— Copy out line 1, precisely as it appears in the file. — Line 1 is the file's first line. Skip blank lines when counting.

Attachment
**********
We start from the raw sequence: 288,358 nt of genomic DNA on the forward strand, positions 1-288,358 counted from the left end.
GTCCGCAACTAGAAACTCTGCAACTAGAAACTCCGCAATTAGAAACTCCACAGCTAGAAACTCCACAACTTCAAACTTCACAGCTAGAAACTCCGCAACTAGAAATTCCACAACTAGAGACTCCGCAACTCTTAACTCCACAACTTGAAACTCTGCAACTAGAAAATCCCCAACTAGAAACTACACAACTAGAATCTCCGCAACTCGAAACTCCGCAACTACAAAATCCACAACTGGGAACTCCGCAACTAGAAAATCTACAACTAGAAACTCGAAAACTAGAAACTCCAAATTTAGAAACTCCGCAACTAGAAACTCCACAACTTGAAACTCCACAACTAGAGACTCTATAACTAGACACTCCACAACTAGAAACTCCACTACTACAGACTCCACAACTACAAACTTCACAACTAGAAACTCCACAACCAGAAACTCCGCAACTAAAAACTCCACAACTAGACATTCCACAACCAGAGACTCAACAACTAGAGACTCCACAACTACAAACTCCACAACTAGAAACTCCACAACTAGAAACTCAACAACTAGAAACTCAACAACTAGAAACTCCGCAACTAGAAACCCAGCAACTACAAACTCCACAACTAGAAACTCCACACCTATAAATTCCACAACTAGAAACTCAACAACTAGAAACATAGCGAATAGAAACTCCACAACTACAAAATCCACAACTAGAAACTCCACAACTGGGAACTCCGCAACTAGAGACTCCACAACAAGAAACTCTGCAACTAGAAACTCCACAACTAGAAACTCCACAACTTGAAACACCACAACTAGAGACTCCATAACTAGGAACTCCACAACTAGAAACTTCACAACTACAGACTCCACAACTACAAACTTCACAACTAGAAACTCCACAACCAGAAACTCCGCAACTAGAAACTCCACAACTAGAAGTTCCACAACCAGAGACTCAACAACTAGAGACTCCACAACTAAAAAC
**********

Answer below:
We start from the raw sequence: 288,358 nt of genomic DNA on the forward strand, positions 1-288,358 counted from the left end.